Borrowing 95% of a properties value can be a good and a bad thing for first-time buyers, according to Aaron Archer, chief executive of Finndon.
Recently, the government revealed plans to make mortgages more widely available to FTBs.
Archer said: “If we are to look at the positives, a 95% mortgage will allow many people across the country – including those who thought they would never own their own home – to buy a property, whether it be a flat or a house.”
As a result of this, those purchasing a property would in turn save thousands in rental fees and benefit from capital gains, caused by the possible increase in property prices.
Archer expanded: “On top of this, coupled with the stamp duty holiday, if you have saved a larger deposit you will have more options with regards to the kind of home you can look at, as your options have increased as to what you can afford.”
However, looking to the negatives for FTBs purchasing with low deposits, Archer said: “The flip side to this, is that with a lower deposit, comes a higher risk to you and your lender. This means that you could be charged a higher interest-rate on your monthly payments and you could experience trouble remortgaging your home further down the line.”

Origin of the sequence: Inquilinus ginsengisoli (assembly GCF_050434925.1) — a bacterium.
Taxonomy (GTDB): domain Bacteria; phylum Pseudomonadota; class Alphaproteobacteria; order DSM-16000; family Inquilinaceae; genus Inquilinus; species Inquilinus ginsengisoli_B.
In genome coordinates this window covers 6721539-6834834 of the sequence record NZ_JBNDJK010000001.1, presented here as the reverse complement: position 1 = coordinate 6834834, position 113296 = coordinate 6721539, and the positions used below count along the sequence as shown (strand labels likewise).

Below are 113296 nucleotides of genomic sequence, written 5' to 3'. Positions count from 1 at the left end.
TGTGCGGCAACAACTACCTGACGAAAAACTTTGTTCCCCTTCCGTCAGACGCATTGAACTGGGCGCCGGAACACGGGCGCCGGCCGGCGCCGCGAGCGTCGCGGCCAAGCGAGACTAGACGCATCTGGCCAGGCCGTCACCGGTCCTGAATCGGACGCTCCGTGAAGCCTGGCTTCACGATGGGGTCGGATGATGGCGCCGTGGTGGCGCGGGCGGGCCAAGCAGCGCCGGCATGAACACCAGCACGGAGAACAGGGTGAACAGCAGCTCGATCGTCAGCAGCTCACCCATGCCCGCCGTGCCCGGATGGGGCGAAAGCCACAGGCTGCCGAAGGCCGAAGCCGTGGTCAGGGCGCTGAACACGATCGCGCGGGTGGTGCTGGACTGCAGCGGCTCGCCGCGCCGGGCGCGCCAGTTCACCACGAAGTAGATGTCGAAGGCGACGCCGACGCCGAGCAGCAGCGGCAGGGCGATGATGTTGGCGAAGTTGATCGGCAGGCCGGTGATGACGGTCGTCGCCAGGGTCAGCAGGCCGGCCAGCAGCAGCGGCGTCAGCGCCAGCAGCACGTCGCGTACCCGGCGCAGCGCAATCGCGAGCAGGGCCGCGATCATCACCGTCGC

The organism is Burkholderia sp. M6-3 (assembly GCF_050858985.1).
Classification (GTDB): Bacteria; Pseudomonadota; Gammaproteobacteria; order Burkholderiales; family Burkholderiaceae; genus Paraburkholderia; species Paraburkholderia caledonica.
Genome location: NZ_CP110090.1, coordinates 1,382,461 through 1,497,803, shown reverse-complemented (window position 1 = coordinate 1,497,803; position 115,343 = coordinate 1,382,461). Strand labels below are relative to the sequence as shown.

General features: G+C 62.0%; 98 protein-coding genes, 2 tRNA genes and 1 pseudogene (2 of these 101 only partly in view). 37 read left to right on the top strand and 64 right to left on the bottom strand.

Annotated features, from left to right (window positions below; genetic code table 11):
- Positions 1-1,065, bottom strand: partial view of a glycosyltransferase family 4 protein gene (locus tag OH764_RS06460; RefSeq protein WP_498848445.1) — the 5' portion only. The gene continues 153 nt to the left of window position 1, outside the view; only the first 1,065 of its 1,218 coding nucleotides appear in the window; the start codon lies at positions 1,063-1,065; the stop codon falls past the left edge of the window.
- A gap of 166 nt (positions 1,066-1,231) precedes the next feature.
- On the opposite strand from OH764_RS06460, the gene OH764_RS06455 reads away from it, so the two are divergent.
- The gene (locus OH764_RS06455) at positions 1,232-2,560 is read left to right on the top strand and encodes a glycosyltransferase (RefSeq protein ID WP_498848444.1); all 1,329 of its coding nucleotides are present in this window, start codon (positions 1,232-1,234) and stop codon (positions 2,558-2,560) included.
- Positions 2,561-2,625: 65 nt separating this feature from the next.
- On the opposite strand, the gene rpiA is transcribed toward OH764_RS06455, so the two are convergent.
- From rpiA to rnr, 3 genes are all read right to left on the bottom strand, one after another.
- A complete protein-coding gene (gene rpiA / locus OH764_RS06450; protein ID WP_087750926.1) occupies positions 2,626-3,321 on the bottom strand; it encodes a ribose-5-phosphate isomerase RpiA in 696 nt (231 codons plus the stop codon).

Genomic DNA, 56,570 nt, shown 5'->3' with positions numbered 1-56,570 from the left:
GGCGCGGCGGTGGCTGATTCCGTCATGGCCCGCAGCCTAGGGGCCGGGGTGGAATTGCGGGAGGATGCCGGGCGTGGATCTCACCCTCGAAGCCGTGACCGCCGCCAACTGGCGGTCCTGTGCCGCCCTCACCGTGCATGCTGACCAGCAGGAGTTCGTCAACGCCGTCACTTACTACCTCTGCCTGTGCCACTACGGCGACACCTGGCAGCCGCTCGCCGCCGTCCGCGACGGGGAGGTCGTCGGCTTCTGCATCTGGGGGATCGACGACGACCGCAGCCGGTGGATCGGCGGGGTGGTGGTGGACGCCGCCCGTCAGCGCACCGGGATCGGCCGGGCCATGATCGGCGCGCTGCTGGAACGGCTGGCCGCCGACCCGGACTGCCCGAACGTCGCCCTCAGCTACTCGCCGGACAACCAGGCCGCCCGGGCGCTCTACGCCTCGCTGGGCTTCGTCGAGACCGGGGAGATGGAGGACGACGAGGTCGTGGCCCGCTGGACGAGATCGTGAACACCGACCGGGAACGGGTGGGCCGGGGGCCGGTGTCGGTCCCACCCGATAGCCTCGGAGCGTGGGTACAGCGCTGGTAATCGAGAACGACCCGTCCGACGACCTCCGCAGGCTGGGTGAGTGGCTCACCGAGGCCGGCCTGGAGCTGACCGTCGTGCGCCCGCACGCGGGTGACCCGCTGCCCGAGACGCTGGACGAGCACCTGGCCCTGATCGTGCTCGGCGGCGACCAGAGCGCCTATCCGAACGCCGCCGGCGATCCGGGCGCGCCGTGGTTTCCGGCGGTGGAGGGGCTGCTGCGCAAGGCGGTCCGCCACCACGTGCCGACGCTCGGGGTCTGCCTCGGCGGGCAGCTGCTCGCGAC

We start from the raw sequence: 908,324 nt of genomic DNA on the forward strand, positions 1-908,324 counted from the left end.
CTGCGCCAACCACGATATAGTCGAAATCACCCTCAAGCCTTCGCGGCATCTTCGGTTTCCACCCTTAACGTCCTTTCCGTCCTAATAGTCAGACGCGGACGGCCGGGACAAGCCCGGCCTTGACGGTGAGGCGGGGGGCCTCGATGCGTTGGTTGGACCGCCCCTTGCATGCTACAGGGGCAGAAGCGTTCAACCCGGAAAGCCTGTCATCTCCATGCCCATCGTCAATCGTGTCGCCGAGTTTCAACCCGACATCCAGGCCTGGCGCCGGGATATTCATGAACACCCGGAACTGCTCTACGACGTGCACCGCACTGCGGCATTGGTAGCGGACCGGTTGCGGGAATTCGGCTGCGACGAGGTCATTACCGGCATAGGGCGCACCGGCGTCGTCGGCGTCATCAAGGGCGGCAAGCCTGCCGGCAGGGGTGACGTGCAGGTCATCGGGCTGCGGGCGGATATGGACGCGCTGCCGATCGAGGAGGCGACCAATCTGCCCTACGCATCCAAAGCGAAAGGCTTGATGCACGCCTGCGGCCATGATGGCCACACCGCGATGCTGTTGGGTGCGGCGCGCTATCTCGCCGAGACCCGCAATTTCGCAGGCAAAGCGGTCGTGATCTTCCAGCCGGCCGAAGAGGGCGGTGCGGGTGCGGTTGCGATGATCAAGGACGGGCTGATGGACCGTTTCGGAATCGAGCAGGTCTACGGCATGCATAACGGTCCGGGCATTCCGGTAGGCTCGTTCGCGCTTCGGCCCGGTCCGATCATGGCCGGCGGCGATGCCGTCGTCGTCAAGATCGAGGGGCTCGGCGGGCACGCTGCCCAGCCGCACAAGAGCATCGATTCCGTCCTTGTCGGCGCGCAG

Moreover, one of the larger risks when purchasing a property with a small deposit is that if house prices were to drop, you could end up owing more on your mortgage than what the property is actually worth
Archer added: “If you are also unable to meet the mortgage repayments, this becomes a horrible position to be in and could mean that you need to sell your home for less than what you bought it for, or even worse lose it altogether.”
As a potential solution, Archer points to making over-payments on a mortgage in order to increase the buyers equity stake in the property, but also to reduce the amount of interest owed long-term.
Archer concluded: “The housing market and UK economy are very fragile right now, so choosing when to invest and make the jump to owning your own home is all about timing.”